Solomon Berewa wants a first-round victory on 11 August. As more than 2.6 million Sierra Leoneans prepare to elect a new president and 112 members of parliament, the grip of his governing Sierra Leone People's Party is less sure than it has been for years. 566 candidates are standing, 64 of them women. Berewa, now Vice-President, needs 55% of the vote to win outright.
In these elections, the proportional representation system is replaced by voting in first-past-the-post constituencies. This makes personalities more important and increases the sway of paramount chiefs, almost all of them supporters of the Sierra Leone People’s Party (SLPP). In addition to the 112 ordinary members of parliament, 14 chiefdom district councils will elect 12 paramount chiefs to parliament.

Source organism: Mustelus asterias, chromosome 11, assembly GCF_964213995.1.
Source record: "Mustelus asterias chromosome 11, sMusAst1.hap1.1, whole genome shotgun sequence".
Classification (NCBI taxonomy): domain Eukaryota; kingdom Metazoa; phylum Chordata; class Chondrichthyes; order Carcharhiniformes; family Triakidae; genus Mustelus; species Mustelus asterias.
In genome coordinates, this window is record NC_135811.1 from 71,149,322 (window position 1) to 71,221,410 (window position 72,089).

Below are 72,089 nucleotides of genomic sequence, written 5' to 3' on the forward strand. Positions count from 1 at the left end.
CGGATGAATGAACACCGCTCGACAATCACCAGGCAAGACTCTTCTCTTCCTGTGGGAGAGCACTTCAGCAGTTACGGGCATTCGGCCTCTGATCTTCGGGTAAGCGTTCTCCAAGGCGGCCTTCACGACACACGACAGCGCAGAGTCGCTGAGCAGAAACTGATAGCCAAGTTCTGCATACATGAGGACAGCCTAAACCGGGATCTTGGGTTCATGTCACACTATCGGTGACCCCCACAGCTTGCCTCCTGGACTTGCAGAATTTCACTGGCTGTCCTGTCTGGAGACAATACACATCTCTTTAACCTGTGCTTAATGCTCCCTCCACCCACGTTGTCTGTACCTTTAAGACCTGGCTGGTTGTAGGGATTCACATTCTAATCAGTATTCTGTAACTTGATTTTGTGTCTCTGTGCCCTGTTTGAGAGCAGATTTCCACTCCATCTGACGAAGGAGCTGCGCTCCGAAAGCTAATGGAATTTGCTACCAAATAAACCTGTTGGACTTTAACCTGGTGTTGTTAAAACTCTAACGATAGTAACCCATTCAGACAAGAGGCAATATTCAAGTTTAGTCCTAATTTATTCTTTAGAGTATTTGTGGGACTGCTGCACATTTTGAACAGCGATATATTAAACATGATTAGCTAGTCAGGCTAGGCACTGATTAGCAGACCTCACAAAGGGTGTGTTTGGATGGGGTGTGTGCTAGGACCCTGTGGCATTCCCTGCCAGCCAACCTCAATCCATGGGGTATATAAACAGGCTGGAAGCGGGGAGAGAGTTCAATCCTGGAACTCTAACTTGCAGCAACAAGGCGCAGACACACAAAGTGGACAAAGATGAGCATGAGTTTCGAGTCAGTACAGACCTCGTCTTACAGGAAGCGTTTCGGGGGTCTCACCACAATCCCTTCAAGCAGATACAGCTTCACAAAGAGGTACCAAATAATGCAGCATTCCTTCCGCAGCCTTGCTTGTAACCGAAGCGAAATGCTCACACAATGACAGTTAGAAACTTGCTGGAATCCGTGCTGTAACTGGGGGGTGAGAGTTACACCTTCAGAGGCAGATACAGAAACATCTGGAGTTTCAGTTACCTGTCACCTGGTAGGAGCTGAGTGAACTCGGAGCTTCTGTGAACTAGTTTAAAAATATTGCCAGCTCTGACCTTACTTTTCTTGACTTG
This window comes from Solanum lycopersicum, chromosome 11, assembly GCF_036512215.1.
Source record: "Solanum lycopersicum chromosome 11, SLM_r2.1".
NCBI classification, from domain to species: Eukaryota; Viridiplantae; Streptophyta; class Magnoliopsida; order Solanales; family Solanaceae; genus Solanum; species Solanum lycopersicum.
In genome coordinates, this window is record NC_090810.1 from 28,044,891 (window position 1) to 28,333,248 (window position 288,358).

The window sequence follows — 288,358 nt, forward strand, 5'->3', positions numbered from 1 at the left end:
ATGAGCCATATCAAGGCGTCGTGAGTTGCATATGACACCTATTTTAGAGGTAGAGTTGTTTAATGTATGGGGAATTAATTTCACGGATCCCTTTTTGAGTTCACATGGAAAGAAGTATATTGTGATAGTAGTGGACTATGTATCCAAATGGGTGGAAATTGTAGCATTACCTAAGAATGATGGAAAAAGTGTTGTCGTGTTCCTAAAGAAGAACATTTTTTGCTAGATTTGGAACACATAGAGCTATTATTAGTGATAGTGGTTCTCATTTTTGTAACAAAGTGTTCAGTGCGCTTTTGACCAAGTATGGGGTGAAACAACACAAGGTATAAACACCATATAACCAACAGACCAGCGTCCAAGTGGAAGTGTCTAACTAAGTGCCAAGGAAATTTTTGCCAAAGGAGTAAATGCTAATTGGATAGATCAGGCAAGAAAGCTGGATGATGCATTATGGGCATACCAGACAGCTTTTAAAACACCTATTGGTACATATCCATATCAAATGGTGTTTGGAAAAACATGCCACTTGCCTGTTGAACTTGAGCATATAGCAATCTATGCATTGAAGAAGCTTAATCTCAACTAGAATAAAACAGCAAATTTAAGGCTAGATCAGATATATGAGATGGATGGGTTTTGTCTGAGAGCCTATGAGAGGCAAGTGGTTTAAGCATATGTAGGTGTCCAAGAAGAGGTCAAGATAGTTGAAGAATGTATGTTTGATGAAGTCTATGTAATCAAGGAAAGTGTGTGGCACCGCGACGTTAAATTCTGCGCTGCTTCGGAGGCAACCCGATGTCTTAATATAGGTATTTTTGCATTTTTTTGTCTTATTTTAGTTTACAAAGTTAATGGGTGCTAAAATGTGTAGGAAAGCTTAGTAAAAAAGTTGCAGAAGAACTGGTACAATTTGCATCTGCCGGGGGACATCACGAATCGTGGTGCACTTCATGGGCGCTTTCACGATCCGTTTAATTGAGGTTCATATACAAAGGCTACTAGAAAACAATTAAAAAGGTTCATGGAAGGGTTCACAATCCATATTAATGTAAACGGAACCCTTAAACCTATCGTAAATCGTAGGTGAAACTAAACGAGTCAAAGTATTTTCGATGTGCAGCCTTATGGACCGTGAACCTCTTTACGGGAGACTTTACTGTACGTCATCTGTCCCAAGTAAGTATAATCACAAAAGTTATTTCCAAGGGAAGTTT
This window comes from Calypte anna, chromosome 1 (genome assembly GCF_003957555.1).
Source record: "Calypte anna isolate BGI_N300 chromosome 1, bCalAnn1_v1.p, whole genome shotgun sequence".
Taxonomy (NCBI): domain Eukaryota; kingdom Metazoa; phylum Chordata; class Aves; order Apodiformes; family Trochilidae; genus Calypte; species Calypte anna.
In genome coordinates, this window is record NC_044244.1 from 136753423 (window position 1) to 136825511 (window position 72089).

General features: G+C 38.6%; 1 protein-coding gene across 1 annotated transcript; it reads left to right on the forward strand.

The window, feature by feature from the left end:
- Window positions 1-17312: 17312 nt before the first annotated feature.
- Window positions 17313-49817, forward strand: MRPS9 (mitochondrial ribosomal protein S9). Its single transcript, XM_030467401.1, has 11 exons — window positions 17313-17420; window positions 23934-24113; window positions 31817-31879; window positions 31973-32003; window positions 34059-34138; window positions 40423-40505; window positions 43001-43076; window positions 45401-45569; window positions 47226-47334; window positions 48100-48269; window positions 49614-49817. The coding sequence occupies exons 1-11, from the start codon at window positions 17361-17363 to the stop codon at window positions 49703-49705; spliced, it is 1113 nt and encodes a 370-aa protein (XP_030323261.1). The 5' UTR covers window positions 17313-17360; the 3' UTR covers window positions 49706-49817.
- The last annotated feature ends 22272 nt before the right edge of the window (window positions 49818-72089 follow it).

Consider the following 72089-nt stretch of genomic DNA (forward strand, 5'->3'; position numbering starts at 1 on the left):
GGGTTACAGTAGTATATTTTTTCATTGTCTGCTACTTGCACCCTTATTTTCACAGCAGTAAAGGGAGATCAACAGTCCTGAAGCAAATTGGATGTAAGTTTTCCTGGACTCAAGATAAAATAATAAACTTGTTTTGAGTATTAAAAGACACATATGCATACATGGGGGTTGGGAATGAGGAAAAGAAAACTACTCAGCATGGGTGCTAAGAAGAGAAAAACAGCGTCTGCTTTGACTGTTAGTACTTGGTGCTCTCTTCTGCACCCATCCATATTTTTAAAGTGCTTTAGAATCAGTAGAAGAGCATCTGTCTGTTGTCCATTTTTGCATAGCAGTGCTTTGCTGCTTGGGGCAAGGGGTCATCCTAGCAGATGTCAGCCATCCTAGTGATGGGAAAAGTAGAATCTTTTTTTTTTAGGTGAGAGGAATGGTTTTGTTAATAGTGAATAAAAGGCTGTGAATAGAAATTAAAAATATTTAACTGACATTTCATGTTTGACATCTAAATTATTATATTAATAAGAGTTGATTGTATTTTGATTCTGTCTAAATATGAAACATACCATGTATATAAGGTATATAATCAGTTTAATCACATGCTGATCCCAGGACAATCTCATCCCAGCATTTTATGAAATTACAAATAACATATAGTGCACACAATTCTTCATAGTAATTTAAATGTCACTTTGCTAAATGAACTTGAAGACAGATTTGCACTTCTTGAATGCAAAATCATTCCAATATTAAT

After its landslide win in fraudulent parliamentary and local elections on 22 July, President Paul Biya promised that his ruling Rassemblement Démocratique du Peuple Camerounais (RDPC) would 'modernise' the country. A journalist asked why it had not been modernised in 25 years of domination by the RDPC which, as Africa Confidentialwent to press, had taken 156 of the 180 parliamentary seats contested.
Essentially, the new presidency started last week. President Umaru Musa Yar’Adua appointed his cabinet on 26 July and followed this four days later with a sweeping shake-up of the military. A former state governor has been convicted on corruption charges, while five other governors facing similar charges have struggled to meet bail conditions. Private sector oligarchs favoured by former President Olusegun Obasanjo have been pushed on to the defensive, pre-emptively, and have withdrawn from the much-criticised plan to privatise oil refineries. 'Yar’Adua is a careful politician who moves at his own pace', an aide told Africa Confidential in Abuja.